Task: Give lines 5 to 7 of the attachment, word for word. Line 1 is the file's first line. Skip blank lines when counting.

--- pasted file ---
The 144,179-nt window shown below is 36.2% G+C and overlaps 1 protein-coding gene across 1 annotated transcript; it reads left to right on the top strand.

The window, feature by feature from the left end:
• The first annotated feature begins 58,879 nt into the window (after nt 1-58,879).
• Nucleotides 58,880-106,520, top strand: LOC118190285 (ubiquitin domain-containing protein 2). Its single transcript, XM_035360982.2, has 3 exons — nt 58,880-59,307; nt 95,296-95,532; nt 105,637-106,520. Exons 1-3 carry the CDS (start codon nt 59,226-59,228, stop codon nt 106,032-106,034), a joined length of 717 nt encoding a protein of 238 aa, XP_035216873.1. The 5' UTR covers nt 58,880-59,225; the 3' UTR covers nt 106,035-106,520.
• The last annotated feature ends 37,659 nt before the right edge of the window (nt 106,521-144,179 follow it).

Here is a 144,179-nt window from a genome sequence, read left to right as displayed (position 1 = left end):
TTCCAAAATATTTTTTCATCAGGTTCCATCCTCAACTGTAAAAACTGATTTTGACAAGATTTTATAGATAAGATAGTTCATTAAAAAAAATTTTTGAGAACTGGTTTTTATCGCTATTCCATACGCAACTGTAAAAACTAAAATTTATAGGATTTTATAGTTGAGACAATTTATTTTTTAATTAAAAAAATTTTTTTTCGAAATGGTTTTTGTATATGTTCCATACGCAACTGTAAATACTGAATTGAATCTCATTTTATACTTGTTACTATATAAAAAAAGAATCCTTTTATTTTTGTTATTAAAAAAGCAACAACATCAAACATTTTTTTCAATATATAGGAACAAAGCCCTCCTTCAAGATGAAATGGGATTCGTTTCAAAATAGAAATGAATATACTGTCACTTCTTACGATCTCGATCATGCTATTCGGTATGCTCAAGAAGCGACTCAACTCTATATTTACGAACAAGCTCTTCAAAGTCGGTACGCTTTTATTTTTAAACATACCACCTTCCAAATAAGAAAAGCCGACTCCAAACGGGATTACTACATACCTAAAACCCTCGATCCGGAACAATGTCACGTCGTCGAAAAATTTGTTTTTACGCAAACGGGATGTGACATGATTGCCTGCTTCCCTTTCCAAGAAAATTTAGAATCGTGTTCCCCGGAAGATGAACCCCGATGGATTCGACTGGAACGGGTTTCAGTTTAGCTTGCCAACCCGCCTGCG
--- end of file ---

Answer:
• The last annotated feature ends 37,659 nt before the right edge of the window (nt 106,521-144,179 follow it).

Here is a 144,179-nt window from a genome sequence, read left to right as displayed (position 1 = left end):
TTCCAAAATATTTTTTCATCAGGTTCCATCCTCAACTGTAAAAACTGATTTTGACAAGATTTTATAGATAAGATAGTTCATTAAAAAAAATTTTTGAGAACTGGTTTTTATCGCTATTCCATACGCAACTGTAAAAACTAAAATTTATAGGATTTTATAGTTGAGACAATTTATTTTTTAATTAAAAAAATTTTTTTTCGAAATGGTTTTTGTATATGTTCCATACGCAACTGTAAATACTGAATTGAATCTCATTTTATACTTGTTACTATATAAAAAAAGAATCCTTTTATTTTTGTTATTAAAAAAGCAACAACATCAAACATTTTTTTCAATATATAGGAACAAAGCCCTCCTTCAAGATGAAATGGGATTCGTTTCAAAATAGAAATGAATATACTGTCACTTCTTACGATCTCGATCATGCTATTCGGTATGCTCAAGAAGCGACTCAACTCTATATTTACGAACAAGCTCTTCAAAGTCGGTACGCTTTTATTTTTAAACATACCACCTTCCAAATAAGAAAAGCCGACTCCAAACGGGATTACTACATACCTAAAACCCTCGATCCGGAACAATGTCACGTCGTCGAAAAATTTGTTTTTACGCAAACGGGATGTGACATGATTGCCTGCTTCCCTTTCCAAGAAAATTTAGAATCGTGTTCCCCGGAAGATGAACCCCGATGGATTCGACTGGAACGGGTTTCAGTTTAGCTTGCCAACCCGCCTGCG